Taekman: Increase your academic enthusiasm

Ah, summertime.                                                                            

Three months of making money, maybe sneaking in some research or a summer class—but mostly just relaxation. No classwork avalanches, no whirlwind of deadlines; you’re calling the shots on how you’re spending your time, and it’s pretty liberating.

And just as you settle in, just as you get used to making your own day—get off the couch and pack your bags, it’s time to go back to school.

On one hand, it’s exciting: You get to see your friends. You get to learn new information. You get to go on new adventures, see new sights.

But on the other hand your academics have now cranked back into full gear, after three months of basically nothing. You have to drag yourself from academic inactivity to academic overdrive.

And getting back into that learning mentality? That seems nearly impossible.

How could you have ever sat in a lecture hall for an hour and a half when you could be exploring free museums or walking down Euclid Street? How could you have holed yourself in your room for six hours to write an essay when you could be eating in Little Italy or seeing a concert downtown? If you’re anything like me, you’re surprised you can even still read—let alone write.

So how do we brace ourselves for all the work to come? How can we avoid flopping at the start the semester?

Unfortunately, there’s not really a universal way to up your academic enthusiasm.

Some people can jump immediately back into it, while others have to endure a couple of bad assignment grades before they shape up. Your friend might be able to go straight into writing a massive physics lab report on top of drafting a ten page SAGES essay, while you might simply look up some references and then need a two hour nap.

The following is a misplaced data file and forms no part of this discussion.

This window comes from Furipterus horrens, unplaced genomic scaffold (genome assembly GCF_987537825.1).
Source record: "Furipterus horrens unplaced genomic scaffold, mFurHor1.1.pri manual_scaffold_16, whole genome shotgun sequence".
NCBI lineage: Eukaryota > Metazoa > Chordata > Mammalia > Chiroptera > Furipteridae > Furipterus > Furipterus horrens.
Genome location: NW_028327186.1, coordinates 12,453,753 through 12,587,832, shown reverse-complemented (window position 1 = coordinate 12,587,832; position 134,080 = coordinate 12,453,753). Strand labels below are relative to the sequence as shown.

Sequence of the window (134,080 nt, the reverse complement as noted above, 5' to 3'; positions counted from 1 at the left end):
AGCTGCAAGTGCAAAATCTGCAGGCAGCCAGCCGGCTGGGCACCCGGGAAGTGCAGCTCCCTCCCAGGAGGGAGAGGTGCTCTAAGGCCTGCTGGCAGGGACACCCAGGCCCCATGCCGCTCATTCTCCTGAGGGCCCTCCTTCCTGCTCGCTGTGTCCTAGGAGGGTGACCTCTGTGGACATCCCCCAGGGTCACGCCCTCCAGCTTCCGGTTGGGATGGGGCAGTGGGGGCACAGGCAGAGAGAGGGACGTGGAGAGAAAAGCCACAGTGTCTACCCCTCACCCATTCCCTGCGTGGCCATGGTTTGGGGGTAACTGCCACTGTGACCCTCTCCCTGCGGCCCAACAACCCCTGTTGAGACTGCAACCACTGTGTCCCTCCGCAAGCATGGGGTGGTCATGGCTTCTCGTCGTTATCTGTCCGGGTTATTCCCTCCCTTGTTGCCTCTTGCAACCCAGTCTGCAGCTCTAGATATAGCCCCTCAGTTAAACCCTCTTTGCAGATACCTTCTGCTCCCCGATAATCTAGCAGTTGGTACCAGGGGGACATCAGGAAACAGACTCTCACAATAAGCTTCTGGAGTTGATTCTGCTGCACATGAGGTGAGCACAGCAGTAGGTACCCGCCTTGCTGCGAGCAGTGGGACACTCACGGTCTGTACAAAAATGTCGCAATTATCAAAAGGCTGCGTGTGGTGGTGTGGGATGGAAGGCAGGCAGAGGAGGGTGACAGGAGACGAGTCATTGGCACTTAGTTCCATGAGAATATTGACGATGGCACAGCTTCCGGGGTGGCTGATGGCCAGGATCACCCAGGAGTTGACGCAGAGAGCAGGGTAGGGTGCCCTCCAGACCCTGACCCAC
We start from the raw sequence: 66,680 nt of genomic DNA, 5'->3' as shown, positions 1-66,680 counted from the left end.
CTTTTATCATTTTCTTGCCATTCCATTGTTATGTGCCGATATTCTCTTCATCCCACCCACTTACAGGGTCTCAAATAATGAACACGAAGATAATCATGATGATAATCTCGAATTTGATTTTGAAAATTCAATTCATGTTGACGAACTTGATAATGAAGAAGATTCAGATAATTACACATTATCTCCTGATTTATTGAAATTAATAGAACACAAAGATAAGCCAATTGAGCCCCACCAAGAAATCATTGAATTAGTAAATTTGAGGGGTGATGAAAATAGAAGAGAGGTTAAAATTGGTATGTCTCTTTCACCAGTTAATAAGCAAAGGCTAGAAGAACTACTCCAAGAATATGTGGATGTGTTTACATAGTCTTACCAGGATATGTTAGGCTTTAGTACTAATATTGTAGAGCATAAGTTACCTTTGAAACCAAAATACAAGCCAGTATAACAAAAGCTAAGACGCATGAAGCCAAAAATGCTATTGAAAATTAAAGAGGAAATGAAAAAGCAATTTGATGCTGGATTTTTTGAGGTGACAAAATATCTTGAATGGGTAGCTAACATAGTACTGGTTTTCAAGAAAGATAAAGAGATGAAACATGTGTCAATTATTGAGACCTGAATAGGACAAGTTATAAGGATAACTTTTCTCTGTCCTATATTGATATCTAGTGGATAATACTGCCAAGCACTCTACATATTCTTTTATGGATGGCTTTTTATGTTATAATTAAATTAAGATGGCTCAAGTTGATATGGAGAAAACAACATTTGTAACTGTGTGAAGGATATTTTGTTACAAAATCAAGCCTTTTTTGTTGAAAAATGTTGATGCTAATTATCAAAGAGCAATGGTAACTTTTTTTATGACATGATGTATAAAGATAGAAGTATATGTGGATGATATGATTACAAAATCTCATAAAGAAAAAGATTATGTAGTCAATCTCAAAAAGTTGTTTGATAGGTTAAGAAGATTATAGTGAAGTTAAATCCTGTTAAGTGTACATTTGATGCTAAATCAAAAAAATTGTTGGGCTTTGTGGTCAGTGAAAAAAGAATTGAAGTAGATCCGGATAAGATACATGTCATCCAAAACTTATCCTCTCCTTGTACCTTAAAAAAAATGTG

Regardless, putting all that work into basically anything seems over the top after this period of relative lethargy.

This may seem corny, but the best way to make all that work bearable is to get yourself excited for your classes—or for whatever you’re learning in them, at least. If it’s a class pertinent to your major, that should be easy. But how do you get excited for that math class that you’re only taking because your major requires it? How do you pump yourself up for all the reading you’ll have to do in a SAGES class that has nothing to do with your interests?

It sounds like a lot of work, but take it another step and make it relevant to your interests. Consider looking at some of the class material before classes even start. And no, that doesn’t have to mean looking directly in your textbook.

Find things relevant to your class subject in the news or on the Internet. A podcast, a study, a piece of fiction, anything that might spark your interest and get you ready to learn more will work. Maybe the math you’re about to learn was just used to relate one physics property to another. Maybe scientists just conducted a new study and found data contradicting an old-as-time rule of biology. Maybe a new, unfinished work by a classic author was just unearthed.

Find things relevant to your class subject in the news or on the Internet. Find a podcast, a study, a piece of fiction, anything that might spark your interest and get you ready to learn more.

Researchers wrote an algorithm that can predict when people will get bored with your favorite game on your phone. Scientists found the markers that allow plants to turn their genes “on and off”; if we pursue the study further, we might be able to make more drought-resistant crops in the future without drastically modifying their genetic code. A possible Jackson Pollock painting worth $15 million dollars was just found in a retired man’s garage in Arizona.

Chances are, the classes you’re taking wouldn’t exist if they weren’t still relevant somehow today. Figure out how and why they matter—and maybe you’ll even learn a little of the material early, as a bonus.

(And let’s face it: it feels good to walk into class and already know some of the big, fancy terms your professor is throwing at you.)

But what if you’re a hard case and none of the above worked?

Just get organized. Scribble stuff in your planner, order your notebooks, print your syllabi. At least the illusion of productivity will semi-prepare you for the real thing.

Yes, it can seem daunting getting back on the academic swing. But it’s up to you to get yourself back into it, regardless of how badly you don’t want to put in effort.

And work tends to be a lot less painful when you’re interested in what you’re learning.

Sarah Taekman is a second-year studying Origins.